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Equal Credit Opportunity

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Board of Governors of the Federal Reserve System.


Final rule; technical amendment.


The Board is revising the official staff commentary to Regulation B, which implements the Equal Credit Opportunity Act, to clarify an amendment published on November 9, 2007. The clarification and the earlier amendment relate to the electronic delivery of disclosures under Regulation B.


The amendment is effective January 14, 2008. The mandatory compliance date is October 1, 2008.

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John C. Wood, Counsel, Division of Consumer and Community Affairs, at (202) 452-2412 or (202) 452-3667. For users of Telecommunications Device for the Deaf (TDD) only, contact (202) 263-4869.

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I. Background

The Equal Credit Opportunity Act (ECOA), 15 U.S.C. 1691 et seq., makes it unlawful for creditors to discriminate in any aspect of a credit transaction on the basis of sex, race, color, religion, national origin, marital status, or age (provided the applicant has the capacity to contract), because all or part of an applicant's income derives from public assistance, or because an applicant has in good faith exercised any right under the Consumer Credit Protection Act. The Board's Regulation B (12 CFR part 202) implements the ECOA. The ECOA and Regulation B require certain disclosures to be provided to applicants, and some of those disclosures must be provided in writing.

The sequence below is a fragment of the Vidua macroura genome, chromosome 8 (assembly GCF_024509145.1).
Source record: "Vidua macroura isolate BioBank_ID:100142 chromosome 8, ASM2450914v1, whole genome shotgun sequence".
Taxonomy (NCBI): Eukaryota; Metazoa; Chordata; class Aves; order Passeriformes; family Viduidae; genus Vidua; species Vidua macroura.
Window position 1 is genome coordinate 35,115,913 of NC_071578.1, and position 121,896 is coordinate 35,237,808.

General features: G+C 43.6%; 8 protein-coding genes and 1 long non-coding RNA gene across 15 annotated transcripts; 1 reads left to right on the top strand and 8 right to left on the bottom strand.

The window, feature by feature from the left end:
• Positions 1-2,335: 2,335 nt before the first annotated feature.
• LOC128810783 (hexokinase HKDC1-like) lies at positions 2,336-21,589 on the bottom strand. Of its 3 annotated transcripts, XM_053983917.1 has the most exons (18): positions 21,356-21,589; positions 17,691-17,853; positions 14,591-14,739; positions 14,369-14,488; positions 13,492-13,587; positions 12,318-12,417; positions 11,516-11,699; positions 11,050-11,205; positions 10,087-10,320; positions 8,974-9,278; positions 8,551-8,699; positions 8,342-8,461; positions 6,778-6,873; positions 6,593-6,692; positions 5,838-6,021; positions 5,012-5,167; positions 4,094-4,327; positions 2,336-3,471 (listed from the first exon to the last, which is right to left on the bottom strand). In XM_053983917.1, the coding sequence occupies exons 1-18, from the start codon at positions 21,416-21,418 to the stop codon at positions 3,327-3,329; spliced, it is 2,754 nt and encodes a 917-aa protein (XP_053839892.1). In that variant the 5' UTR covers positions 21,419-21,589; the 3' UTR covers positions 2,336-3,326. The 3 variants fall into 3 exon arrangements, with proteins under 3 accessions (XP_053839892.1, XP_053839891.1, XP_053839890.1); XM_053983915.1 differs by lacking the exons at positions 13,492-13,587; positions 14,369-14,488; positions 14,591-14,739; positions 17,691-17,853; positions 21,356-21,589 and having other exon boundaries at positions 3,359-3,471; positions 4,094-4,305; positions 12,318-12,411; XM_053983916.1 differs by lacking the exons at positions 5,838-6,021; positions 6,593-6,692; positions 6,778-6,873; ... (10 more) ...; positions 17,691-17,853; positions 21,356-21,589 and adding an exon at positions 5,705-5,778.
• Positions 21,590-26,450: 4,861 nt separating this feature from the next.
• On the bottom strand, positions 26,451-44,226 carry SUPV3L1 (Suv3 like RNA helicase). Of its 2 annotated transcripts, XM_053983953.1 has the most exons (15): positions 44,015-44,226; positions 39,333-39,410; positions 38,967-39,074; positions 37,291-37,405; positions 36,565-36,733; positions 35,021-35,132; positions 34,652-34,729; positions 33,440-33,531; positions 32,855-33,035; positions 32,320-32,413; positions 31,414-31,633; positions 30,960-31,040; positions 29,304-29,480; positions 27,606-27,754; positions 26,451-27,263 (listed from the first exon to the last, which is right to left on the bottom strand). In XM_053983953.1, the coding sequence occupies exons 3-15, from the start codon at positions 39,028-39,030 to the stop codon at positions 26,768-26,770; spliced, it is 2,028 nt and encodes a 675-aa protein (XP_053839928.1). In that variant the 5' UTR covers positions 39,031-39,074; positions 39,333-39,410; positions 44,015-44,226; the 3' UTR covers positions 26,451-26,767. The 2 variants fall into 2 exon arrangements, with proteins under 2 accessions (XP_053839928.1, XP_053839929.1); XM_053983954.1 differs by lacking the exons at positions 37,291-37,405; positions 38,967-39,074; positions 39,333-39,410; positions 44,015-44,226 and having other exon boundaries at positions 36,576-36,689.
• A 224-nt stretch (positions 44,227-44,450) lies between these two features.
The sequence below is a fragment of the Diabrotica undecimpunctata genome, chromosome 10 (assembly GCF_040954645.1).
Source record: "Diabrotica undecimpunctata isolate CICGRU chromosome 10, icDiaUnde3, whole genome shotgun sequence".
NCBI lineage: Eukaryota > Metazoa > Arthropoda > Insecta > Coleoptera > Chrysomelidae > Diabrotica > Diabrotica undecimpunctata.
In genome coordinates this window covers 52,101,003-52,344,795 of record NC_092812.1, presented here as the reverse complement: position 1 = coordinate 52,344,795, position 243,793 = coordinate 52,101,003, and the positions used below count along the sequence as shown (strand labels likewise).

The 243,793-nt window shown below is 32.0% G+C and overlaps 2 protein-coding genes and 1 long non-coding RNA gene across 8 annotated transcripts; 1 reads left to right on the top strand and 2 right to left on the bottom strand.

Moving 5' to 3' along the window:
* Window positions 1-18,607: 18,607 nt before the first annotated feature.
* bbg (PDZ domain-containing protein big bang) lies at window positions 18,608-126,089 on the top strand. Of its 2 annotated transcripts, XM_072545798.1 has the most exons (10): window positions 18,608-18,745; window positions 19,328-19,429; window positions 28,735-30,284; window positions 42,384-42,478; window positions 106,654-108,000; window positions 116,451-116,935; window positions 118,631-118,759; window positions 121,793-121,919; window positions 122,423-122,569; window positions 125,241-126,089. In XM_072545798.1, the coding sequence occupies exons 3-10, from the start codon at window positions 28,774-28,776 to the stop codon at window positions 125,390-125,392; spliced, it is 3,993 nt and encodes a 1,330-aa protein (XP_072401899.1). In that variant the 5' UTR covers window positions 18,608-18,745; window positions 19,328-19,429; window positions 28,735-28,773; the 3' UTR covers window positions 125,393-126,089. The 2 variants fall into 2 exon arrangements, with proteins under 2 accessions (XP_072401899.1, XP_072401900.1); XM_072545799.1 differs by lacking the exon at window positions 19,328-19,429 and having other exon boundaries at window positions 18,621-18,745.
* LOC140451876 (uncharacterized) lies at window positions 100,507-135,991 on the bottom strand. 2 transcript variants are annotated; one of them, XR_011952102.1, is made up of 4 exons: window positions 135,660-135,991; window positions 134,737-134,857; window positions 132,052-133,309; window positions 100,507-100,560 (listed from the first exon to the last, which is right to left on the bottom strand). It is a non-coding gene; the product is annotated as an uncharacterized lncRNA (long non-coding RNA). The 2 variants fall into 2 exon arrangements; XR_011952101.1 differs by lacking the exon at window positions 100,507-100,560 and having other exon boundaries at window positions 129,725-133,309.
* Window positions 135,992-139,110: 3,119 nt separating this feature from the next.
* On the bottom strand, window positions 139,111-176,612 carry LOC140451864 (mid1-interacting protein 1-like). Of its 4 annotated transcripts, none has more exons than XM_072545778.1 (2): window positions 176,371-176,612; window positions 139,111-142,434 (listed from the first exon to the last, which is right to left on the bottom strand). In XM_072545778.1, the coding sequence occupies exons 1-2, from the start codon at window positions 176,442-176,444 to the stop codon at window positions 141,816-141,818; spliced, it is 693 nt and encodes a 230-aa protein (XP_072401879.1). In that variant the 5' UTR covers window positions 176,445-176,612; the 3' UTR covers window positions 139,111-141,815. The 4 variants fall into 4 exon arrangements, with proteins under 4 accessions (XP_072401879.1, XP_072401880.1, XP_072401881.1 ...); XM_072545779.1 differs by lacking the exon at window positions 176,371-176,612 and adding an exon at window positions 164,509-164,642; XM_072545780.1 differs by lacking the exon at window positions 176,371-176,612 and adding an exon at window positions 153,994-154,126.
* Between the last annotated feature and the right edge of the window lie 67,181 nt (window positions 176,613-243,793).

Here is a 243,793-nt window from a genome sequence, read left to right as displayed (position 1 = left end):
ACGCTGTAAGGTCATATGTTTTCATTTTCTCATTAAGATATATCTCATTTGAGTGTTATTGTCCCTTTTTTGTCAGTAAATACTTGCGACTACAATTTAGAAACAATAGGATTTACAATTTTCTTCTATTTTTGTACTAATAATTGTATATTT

The Electronic Signatures in Global and National Commerce Act (the E-Sign Act), 15 U.S.C. 7001 et seq., was enacted in 2000. The E-Sign Act provides that electronic documents and electronic signatures have the same validity as paper documents and handwritten signatures. The E-Sign Act contains special rules for the use of electronic disclosures in consumer transactions. Under the E-Sign Act, consumer disclosures required by other laws or regulations to be provided or made available in writing may be provided or made available, as applicable, in electronic form if the consumer affirmatively consents after receiving a notice that contains certain information specified in the statute, and if certain other conditions are met.